Vincent T. Smith
Biography: Vincent Thomas Smith was born on August 28, 1923, in New York City, New York. He was one of three sons and four daughters born to George A. Smith and Margaret (Mary) F. Brick. He attended local schools in New York through the 11th grade.
His enlistment record indicates he was working as an office clerk, prior to the war but there is some evidence that he may have worked on a farm at some point. He was still living in New York in 1940, but his older sister is listed as the head-of-household. By the time he entered the Army, he was living in South Berwick, Maine, and listed that as his home address during the war.
Service Time: Vincent entered the service on June 12, 1942, at Manchester, New Hampshire. After his initial training, he was assigned to Company C of the 610th Tank Destroyer Battalion, which had been activated on April 11, 1942, at Camp Barkeley, Texas, as a towed anti-tank gun battalion. The unit trained within the U.S. at a number of military facilities, including Camp Bowie and Camp Hood, TX, Camp Forrest, Tennessee, for the Tennessee maneuvers, and Camp Atterbury, Indiana, among others.
They were finally sent to Fort Dix, New Jersey for final preparations before deployment. Thinking they were headed overseas, they were sent to Camp Kilmer, New York but they were soon headed back to Fort Dix. They were again sent to Camp Kilmer and this time, on June 3, 1944, they boarded the Dutch Liner, Nieuw Amsterdam and sailed for the United Kingdom. The 610th arrived at Greenock, Scotland, on June 11th and just over a month later, they boarded transports and landed at Utah Beach on the 31st of July. They were equipped with the 3″ towed anti-tank gun and committed to action on August 10th near Craon, France, participating in the elimination of the Falaise Pocket.
Racing east to the Moselle River by September, they converted to the self-propelled M36 tank destroyer in September–October and were the first unit to do so. The 610th helped clear Maginot Line fortifications in November and were then ordered to the Ardennes on December 21st, helping to eliminate the Bulge in January, 1945. They battled through the Siegfried Line in February near Brandscheid but were then transferred back south in March, crossing the Rhine at Worms on March 29th. The unit raced through central and southern Germany in April and reached the vicinity of Munich by month’s end.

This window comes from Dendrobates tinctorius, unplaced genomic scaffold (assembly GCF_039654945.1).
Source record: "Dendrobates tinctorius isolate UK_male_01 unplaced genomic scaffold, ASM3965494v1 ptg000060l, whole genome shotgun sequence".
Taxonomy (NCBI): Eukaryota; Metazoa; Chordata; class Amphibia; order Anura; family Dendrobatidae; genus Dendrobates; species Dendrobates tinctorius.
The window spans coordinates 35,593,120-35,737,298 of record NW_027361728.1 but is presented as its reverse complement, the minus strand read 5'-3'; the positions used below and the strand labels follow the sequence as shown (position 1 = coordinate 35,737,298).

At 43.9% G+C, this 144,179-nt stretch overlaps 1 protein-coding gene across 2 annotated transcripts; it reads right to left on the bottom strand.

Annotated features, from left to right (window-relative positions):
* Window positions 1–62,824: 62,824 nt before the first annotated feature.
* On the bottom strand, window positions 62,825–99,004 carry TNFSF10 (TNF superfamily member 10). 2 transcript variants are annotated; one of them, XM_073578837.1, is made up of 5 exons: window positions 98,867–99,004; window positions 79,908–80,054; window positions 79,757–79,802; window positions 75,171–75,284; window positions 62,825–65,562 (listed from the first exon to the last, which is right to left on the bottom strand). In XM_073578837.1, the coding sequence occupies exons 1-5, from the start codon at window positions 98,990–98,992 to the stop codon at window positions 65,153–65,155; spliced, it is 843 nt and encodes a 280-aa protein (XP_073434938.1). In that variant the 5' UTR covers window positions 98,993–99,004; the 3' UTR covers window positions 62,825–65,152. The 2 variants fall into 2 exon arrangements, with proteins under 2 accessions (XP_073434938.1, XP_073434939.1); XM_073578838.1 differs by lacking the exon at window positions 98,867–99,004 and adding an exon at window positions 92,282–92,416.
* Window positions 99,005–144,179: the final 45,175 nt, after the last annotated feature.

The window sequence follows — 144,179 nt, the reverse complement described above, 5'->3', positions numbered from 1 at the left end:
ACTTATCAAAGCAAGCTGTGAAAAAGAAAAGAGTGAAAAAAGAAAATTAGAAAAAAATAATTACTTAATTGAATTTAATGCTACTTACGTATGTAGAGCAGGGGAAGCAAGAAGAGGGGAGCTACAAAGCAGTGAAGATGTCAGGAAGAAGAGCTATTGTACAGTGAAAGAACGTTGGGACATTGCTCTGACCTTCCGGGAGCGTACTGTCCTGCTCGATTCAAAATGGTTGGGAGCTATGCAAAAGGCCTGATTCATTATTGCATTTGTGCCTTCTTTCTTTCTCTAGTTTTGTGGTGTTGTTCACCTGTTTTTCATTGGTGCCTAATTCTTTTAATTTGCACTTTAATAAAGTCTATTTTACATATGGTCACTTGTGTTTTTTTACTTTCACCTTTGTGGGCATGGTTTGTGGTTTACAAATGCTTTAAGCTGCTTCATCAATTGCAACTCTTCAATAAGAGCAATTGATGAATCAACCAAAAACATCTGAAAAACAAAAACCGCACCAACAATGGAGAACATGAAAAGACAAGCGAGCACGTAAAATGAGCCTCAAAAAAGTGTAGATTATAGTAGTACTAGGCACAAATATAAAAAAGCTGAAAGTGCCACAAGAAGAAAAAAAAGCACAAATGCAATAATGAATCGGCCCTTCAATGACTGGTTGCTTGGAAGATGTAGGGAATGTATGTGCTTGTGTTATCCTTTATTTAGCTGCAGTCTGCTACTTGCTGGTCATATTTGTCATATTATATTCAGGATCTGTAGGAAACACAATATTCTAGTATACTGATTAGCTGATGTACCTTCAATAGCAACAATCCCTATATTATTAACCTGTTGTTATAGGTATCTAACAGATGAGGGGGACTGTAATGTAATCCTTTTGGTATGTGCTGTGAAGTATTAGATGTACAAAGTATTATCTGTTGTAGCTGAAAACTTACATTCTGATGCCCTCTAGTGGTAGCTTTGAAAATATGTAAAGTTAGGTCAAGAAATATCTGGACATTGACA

The unit received credit for campaigns in Northern France, Rhineland, the Ardennes and Central Europe. Vincent left the service at the rank of Private First Class.
Our information on Vincent after the war is limited but we know that he married a girl named Lucille (Lucy), who was from Brussels, Belgium. They probably met during his occupational service in Europe. The new couple would make their home in Denver, Colorado and have three children, Katheryn, Michael and Gregory. In the 1950s, he worked as a salesman, first for McCarty-Batterton Motors, which was a Lincoln-Mercury dealership, and later at the Stovall Motor Company. By the mid-60s, Vincent was working as a taxi driver but little else is known about him or the family. A friend of the family from that same time period recalls Vincent sharing that during the Battle of the Bulge, he had been temporarily assigned to assist with the recovery of men who were KIA (Killed In Action). This experience had a profound effect on him and would remain with him throughout his life. It was also apparent that he had an immense love for his children.
Vincent passed away on September 23, 1966, and was buried in the Fort Logan National Cemetery in Denver, CO. I want to thank Thom Lancy for providing the information and photo used in this tribute.